Community freezer program provides meat, lessons for Samson Cree Nation

The program teaches Indigenous hunting practices and distributes the meat in the community.

Participants learn Indigenous hunting practices, how to use every part of the animal

In a photo taken before the COVID-19 pandemic, youth at Samson Cree Nation learn how to use every part of an animal. (Submitted by Kacey Yellowbird)

As a young boy, Kacey Yellowbird of Samson Cree Nation in Maskwacis, Alta., saw his grandfather bring the whole family together after a hunting trip to help him harvest the kill.

"We'd just sit around, you know, in a big room and put the meat on the tarp right in the middle of the room, make some tea and then everybody would do their part," the 41-year-old told CBC Radio's Edmonton AM on Tuesday. 

Before he died, Yellowbird's grandfather advised him to continue to learn how to hunt and share the tools with others. 

Eleven years ago he did just that. 

In his role as the manager of the Samson youth and sport development department, Yellowbird created a community freezer program.

At least twice a month, from September through February, Yellowbird goes hunting for elk, moose or deer with a group of young men, ages 18 and up.

"I'm not just hunting, but I'm also teaching these young men how to be self-sustainable for their own families," he said.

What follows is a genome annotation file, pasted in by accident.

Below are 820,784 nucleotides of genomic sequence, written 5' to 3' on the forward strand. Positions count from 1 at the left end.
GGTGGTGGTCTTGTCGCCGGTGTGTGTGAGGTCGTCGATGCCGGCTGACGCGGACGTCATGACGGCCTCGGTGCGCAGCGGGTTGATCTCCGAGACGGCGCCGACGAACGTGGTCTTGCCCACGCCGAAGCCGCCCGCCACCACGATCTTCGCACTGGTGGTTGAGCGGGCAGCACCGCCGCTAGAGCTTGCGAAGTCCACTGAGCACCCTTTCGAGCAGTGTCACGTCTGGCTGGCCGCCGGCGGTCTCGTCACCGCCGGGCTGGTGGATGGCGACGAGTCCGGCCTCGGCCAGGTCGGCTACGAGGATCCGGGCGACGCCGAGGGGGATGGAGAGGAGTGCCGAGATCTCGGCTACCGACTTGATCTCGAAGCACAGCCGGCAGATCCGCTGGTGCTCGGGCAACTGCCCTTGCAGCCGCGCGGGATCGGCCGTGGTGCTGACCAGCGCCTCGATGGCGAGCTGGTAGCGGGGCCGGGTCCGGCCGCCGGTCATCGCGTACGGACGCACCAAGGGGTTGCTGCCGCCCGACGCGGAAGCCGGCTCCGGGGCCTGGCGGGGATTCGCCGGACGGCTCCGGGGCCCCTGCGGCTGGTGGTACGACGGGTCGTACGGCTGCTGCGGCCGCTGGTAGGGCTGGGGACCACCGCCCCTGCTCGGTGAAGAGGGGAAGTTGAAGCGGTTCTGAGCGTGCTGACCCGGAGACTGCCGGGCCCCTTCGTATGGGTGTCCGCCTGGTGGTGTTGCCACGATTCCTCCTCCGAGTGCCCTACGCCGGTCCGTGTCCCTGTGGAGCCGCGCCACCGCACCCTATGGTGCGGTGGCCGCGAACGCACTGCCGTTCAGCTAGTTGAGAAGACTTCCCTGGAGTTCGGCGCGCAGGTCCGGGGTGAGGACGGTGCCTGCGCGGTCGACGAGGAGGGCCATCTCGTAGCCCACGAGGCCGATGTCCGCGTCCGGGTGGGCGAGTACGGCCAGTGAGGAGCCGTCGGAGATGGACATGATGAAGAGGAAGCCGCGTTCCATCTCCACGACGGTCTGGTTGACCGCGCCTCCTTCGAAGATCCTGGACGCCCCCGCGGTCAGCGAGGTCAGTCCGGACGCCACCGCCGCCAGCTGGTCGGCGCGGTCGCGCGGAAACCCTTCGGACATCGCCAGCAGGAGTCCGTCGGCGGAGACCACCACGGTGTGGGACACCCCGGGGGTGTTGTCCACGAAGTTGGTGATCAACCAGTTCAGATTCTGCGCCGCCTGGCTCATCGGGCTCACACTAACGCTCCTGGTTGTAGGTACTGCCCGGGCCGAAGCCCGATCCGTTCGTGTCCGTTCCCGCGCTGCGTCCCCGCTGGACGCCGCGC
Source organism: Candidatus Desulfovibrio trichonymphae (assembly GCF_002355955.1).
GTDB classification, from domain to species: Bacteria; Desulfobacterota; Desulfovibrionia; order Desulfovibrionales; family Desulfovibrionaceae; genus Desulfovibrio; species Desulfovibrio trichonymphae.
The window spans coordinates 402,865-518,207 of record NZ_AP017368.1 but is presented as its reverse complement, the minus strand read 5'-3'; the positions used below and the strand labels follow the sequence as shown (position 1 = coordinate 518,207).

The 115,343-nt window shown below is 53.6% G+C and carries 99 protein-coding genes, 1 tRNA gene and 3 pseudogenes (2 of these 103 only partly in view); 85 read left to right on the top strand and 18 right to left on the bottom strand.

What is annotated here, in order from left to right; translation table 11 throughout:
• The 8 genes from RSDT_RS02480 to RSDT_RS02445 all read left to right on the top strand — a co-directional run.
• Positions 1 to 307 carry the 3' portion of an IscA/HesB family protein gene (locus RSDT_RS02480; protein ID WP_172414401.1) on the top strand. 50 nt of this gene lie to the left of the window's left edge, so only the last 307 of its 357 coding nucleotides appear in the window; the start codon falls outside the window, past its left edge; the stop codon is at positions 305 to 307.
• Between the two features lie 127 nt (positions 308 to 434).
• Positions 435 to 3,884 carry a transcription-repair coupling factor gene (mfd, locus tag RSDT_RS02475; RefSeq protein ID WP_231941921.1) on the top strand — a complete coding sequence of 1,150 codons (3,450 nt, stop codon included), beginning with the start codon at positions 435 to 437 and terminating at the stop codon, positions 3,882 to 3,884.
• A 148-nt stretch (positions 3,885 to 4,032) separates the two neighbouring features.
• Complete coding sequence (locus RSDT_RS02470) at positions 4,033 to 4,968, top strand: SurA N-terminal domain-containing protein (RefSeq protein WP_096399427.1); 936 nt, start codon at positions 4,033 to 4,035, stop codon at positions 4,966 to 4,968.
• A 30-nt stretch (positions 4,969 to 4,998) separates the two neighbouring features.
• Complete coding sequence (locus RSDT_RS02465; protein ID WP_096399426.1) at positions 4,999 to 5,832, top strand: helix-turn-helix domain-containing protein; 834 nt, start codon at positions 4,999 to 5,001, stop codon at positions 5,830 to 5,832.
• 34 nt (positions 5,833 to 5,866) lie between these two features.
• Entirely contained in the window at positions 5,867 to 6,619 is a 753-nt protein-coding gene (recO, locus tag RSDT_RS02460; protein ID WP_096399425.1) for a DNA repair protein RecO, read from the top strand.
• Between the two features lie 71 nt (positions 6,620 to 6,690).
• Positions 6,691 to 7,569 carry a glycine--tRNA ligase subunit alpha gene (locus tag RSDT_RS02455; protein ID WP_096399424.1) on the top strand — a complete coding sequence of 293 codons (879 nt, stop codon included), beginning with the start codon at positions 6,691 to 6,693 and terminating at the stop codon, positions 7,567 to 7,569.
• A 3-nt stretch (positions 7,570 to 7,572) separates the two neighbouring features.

We hear about a community freezer initiative that's taken off near Maskwacis. 8:05

He teaches them how to kill the animal using Indigenous protocols that include an offering of tobacco and prayer.  

Yellowbird also manages a youth centre where he invites youth, ages seven to 17, to watch them butcher the animals after the hunt. Before the pandemic, about 20 kids would attend each time.

He said he is teaching them "how to properly cut [the meat] up and how to bring it back and how to use most of the parts to give back to our community."

Once the meat is cut, a call goes out on social media. Members of the community — especially elders and low- to middle-income families — drop by to grab bags of one or two pieces of meat per family. 

The program has continued during the pandemic, but Yellowbird has been joined on hunts only by three other family members. They made videos of cutting up the meat and posted them on social media for young people to watch.

When COVID restrictions are lifted, Yellowbird hopes to have some of the young people involved in the hunting part of the program. Safety protocols are being developed, he said.

"I asked them if they would support the program even further if we brought them on a hunt and it was unanimous," he said.

"They're just so excited."

Maskwacis is 100 kilometres south of Edmonton.